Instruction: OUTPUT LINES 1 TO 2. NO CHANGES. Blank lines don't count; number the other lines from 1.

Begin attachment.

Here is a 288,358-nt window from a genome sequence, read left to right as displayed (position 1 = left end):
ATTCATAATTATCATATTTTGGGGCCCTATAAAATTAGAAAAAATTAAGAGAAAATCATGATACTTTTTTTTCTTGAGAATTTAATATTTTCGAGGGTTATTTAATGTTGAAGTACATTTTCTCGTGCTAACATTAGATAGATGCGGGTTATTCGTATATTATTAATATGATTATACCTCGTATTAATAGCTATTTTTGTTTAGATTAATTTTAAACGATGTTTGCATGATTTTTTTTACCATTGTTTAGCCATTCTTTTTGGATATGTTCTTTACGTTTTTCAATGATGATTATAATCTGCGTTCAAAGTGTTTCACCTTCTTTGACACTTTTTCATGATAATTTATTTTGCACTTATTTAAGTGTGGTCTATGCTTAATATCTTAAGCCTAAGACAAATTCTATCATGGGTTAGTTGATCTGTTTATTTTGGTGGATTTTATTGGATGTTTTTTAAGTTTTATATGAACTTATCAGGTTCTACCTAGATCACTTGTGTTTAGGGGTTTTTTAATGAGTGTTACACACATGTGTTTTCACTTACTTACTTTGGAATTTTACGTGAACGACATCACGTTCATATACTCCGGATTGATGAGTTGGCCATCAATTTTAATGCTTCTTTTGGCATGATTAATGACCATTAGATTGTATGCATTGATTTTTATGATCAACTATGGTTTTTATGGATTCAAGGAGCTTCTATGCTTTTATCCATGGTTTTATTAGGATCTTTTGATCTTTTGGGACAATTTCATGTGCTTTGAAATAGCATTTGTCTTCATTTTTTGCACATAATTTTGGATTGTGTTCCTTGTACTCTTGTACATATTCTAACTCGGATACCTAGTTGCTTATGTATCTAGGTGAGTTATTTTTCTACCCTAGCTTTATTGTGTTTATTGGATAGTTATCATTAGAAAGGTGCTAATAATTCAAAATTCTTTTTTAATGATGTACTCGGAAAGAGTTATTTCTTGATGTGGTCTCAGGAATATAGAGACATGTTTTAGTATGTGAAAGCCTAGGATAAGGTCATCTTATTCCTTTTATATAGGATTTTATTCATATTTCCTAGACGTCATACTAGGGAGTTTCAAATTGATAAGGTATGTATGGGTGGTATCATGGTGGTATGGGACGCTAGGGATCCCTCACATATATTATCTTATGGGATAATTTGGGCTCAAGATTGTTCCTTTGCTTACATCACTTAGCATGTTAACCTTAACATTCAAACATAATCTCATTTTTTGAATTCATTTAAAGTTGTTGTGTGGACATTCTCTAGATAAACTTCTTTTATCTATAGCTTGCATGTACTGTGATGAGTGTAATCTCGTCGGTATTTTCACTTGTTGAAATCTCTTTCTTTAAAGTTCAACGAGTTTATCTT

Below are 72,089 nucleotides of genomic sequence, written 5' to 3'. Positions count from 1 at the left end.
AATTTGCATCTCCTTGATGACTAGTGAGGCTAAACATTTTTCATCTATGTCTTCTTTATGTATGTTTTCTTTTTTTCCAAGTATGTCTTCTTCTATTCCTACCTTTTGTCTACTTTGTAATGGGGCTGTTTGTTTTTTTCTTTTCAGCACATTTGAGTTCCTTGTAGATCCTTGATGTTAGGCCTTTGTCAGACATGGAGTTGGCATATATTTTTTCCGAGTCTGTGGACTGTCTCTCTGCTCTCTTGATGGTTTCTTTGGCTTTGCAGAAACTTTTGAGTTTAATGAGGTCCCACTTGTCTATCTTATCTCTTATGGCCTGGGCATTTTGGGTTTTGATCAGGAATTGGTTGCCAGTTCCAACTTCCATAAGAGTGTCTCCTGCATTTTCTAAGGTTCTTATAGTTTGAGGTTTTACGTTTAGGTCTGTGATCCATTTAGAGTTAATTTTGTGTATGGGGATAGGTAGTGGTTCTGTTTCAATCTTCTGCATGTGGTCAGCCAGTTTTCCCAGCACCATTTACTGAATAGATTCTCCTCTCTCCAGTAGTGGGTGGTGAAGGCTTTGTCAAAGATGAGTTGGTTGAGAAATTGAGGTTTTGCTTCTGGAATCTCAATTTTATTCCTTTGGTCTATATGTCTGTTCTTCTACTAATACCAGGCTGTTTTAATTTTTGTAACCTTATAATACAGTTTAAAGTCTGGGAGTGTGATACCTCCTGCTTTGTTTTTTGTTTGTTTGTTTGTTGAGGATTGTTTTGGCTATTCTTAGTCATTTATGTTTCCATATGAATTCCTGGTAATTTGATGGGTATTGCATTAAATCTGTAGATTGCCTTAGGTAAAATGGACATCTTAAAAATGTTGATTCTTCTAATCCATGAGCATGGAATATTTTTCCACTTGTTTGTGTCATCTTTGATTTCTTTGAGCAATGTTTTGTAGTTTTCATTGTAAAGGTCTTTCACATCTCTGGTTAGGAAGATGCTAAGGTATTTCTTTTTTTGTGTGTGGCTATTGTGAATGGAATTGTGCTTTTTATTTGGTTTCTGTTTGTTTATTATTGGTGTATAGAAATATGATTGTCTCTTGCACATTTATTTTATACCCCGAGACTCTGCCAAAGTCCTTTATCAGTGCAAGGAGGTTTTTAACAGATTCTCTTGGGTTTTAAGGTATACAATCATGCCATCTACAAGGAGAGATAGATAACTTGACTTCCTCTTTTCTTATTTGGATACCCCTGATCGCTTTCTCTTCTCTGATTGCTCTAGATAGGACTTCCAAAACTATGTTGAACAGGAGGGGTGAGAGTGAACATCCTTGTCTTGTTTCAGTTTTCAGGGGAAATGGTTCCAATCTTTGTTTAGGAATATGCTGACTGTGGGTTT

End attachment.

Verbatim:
Here is a 288,358-nt window from a genome sequence, read left to right as displayed (position 1 = left end):
ATTCATAATTATCATATTTTGGGGCCCTATAAAATTAGAAAAAATTAAGAGAAAATCATGATACTTTTTTTTCTTGAGAATTTAATATTTTCGAGGGTTATTTAATGTTGAAGTACATTTTCTCGTGCTAACATTAGATAGATGCGGGTTATTCGTATATTATTAATATGATTATACCTCGTATTAATAGCTATTTTTGTTTAGATTAATTTTAAACGATGTTTGCATGATTTTTTTTACCATTGTTTAGCCATTCTTTTTGGATATGTTCTTTACGTTTTTCAATGATGATTATAATCTGCGTTCAAAGTGTTTCACCTTCTTTGACACTTTTTCATGATAATTTATTTTGCACTTATTTAAGTGTGGTCTATGCTTAATATCTTAAGCCTAAGACAAATTCTATCATGGGTTAGTTGATCTGTTTATTTTGGTGGATTTTATTGGATGTTTTTTAAGTTTTATATGAACTTATCAGGTTCTACCTAGATCACTTGTGTTTAGGGGTTTTTTAATGAGTGTTACACACATGTGTTTTCACTTACTTACTTTGGAATTTTACGTGAACGACATCACGTTCATATACTCCGGATTGATGAGTTGGCCATCAATTTTAATGCTTCTTTTGGCATGATTAATGACCATTAGATTGTATGCATTGATTTTTATGATCAACTATGGTTTTTATGGATTCAAGGAGCTTCTATGCTTTTATCCATGGTTTTATTAGGATCTTTTGATCTTTTGGGACAATTTCATGTGCTTTGAAATAGCATTTGTCTTCATTTTTTGCACATAATTTTGGATTGTGTTCCTTGTACTCTTGTACATATTCTAACTCGGATACCTAGTTGCTTATGTATCTAGGTGAGTTATTTTTCTACCCTAGCTTTATTGTGTTTATTGGATAGTTATCATTAGAAAGGTGCTAATAATTCAAAATTCTTTTTTAATGATGTACTCGGAAAGAGTTATTTCTTGATGTGGTCTCAGGAATATAGAGACATGTTTTAGTATGTGAAAGCCTAGGATAAGGTCATCTTATTCCTTTTATATAGGATTTTATTCATATTTCCTAGACGTCATACTAGGGAGTTTCAAATTGATAAGGTATGTATGGGTGGTATCATGGTGGTATGGGACGCTAGGGATCCCTCACATATATTATCTTATGGGATAATTTGGGCTCAAGATTGTTCCTTTGCTTACATCACTTAGCATGTTAACCTTAACATTCAAACATAATCTCATTTTTTGAATTCATTTAAAGTTGTTGTGTGGACATTCTCTAGATAAACTTCTTTTATCTATAGCTTGCATGTACTGTGATGAGTGTAATCTCGTCGGTATTTTCACTTGTTGAAATCTCTTTCTTTAAAGTTCAACGAGTTTATCTT